Tuesday, July 21, 2009

Holding our breath; waiting for SEACOM, our "saviour"

Most people in Kenya are waiting with bated breath for the final arrival of the SEACOM fiber optic cable. The main day is this Thursday, July 23rd.

For most of us, we want to see whether friday will be different; whether the internet speeds in the office or at home will improve; whether the cost will be different next month.

Kenyans we are known to be optimist, which is very good, makes sure we absorb the shock very well and even when we are misled, we look at the brighter side and hope that things will improve anyway.

I recall seeing a question sent to SEACOM on twitter about what preparations that have been made with other ISPs in terms of routers and other gadgetry that an entity would need to switch to fiber and the answer was; that is a question for the ISP.

And that is very true because SEACOM is high up there and has nothing to do with the final delivery. So if you are still on your crappy satellite next year, do not say that SEACOM is here or TEAMS is there, just compel your ISP to do the needful.

For some reason I thought SEACOM would work with ISPs in ensuring that we can receive the service as soon as possible for instance, Wimax radio manufacturers enter into agreements with big telcos to supply radios at subsidized rates, which can then be supplied to customers in the chain to ensure efficient services.

So, I was expecting an answer like; we are working with this manufacturer to make sure that switches and whatever else will be available at affordable rates to ensure smooth switch over. Anyway, as they say, its the business of your ISP. But again, maybe am thinking more of my small time ISP, not the big boys.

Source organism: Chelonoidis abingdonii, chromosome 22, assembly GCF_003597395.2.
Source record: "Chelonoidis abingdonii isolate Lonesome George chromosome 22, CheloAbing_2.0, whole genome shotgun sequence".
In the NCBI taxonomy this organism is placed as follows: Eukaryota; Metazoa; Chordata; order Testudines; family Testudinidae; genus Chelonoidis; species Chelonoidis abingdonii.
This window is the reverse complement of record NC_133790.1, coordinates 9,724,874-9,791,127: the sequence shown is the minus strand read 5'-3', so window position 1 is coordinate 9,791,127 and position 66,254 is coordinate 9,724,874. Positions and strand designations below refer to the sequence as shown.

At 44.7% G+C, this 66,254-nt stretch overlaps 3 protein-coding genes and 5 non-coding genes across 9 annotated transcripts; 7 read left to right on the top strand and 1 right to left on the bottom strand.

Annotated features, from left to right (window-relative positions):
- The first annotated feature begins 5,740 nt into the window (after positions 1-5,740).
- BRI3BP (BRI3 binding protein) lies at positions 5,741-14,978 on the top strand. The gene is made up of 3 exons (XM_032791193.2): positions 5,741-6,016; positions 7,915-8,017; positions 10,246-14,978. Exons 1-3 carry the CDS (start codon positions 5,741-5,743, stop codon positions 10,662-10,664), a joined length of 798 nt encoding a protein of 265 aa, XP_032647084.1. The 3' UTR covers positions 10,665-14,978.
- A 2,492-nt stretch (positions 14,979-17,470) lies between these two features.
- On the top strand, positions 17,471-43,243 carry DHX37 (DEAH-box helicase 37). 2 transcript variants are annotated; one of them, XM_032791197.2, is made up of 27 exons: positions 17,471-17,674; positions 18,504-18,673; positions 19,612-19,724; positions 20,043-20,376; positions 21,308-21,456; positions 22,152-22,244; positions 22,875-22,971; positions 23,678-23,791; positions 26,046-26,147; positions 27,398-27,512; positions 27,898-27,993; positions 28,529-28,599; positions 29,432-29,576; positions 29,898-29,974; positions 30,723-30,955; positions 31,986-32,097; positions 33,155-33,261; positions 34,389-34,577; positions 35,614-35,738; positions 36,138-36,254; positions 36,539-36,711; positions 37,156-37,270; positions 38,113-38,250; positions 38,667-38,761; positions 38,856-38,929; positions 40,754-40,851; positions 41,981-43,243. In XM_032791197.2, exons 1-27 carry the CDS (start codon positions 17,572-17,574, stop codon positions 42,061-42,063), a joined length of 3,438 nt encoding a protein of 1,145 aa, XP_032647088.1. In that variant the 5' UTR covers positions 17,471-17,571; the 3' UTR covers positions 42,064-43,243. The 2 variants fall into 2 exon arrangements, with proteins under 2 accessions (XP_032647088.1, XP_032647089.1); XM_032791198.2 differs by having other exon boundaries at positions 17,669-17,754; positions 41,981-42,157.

I have also been wondering about the pricing; we are told it will be open access but the other day I read some news from South Africa that SEACOM will have the same pricing with SAT 3 in West Africa.

This made me wonder, if SAT 3 did not make a difference in West Africa with this pricing structure, what makes us think that SEACOM will do it for us?

I think am a bit pessimistic here but am hoping next week I will be writing more positive stuff.

Thursday, July 16, 2009

Juliana and Rebecca

Juliana and Rebecca
Originally uploaded by Maneno.org
I think am liking this....

Rebecca Wanjiku

Rebecca Wanjiku
Originally uploaded by Maneno.org
Then there is this one posted by Elia.
Today am just going thro Flickr after such a long time.

Becky Wanjiku

Becky Wanjiku
Originally uploaded by oso
I just saw this photo fro Oso's Flickr, I liked it and I thought it should be on the blog too...
This was in Budapest last year.

Tuesday, July 07, 2009

What technology can not give us....

It is strange how people; relatives and friends no longer meet as much as they used to. Weddings are no longer places to meet old friends, they have become family affairs.

Burials become more of a must, because if you don't turn up, people are going to wonder what kind of friend or family member you are. In our traditions, attending burials of family members and friends has sort of been mandatory. Not that the person will rise or fail to go six feet under because you did not turn up but its considered a measure of respect.

So, when Solo died, it was a time for friends and relatives to meet, he was a great guy, a friend who was not scared of telling us off especially when we start acting up.